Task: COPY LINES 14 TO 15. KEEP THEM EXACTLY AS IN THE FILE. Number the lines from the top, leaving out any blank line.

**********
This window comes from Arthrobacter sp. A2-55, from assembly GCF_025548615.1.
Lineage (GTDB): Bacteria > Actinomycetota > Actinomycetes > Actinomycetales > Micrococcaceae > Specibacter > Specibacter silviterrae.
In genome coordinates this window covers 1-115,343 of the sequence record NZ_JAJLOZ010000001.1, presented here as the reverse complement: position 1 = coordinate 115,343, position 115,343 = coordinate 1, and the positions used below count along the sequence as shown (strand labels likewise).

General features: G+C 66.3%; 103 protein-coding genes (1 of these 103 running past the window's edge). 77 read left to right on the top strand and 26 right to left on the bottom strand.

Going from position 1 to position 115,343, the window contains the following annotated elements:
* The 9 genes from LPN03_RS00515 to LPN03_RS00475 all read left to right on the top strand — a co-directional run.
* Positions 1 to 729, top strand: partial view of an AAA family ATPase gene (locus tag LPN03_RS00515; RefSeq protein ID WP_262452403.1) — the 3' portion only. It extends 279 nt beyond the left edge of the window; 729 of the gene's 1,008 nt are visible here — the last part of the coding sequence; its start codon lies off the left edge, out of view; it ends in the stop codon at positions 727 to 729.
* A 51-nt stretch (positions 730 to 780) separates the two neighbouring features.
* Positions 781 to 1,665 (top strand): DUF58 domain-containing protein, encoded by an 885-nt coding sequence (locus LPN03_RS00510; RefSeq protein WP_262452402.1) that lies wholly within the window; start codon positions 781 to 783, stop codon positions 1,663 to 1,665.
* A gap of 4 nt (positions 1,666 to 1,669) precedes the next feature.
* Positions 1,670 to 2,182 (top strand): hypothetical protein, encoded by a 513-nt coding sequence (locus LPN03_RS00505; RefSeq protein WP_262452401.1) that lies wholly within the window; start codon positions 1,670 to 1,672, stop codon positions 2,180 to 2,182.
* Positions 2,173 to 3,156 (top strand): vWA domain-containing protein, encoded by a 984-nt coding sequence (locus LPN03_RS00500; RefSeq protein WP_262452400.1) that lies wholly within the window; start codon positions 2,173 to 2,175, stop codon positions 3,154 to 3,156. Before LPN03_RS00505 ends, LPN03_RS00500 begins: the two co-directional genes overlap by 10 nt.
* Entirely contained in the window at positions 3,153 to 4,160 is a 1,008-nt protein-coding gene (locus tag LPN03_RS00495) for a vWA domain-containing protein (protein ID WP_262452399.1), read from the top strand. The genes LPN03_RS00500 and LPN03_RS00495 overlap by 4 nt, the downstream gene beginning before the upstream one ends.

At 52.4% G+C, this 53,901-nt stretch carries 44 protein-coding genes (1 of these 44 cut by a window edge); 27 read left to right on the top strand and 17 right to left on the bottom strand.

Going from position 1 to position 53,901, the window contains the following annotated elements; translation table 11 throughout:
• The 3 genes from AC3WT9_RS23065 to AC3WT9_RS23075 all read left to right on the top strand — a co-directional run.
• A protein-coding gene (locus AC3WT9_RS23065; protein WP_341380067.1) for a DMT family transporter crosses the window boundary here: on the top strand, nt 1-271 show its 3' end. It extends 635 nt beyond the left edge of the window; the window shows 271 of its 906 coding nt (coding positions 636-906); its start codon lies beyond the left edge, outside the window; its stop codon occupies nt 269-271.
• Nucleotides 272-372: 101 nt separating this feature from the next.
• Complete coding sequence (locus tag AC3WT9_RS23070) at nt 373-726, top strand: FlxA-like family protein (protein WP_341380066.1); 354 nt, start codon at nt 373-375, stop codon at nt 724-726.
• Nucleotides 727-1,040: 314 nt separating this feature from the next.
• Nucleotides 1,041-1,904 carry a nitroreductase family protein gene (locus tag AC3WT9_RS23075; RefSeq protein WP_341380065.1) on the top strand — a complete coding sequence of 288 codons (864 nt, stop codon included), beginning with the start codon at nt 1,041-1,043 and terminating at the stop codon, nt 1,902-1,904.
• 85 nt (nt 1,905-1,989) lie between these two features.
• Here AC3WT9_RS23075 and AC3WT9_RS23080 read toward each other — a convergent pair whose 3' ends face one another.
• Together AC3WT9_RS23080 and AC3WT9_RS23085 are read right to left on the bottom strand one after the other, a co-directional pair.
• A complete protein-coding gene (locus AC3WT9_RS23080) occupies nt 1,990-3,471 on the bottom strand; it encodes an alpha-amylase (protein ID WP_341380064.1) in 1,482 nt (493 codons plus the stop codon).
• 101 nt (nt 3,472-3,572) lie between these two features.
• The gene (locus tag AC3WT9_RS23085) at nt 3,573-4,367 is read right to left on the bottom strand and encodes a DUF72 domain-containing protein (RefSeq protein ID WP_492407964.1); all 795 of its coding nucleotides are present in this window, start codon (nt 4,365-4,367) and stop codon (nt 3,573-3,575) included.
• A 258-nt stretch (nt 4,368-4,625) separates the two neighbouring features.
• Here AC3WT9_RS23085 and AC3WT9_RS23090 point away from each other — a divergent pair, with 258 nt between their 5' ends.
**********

At 52.4% G+C, this 53,901-nt stretch carries 44 protein-coding genes (1 of these 44 cut by a window edge); 27 read left to right on the top strand and 17 right to left on the bottom strand.

Going from position 1 to position 53,901, the window contains the following annotated elements; translation table 11 throughout: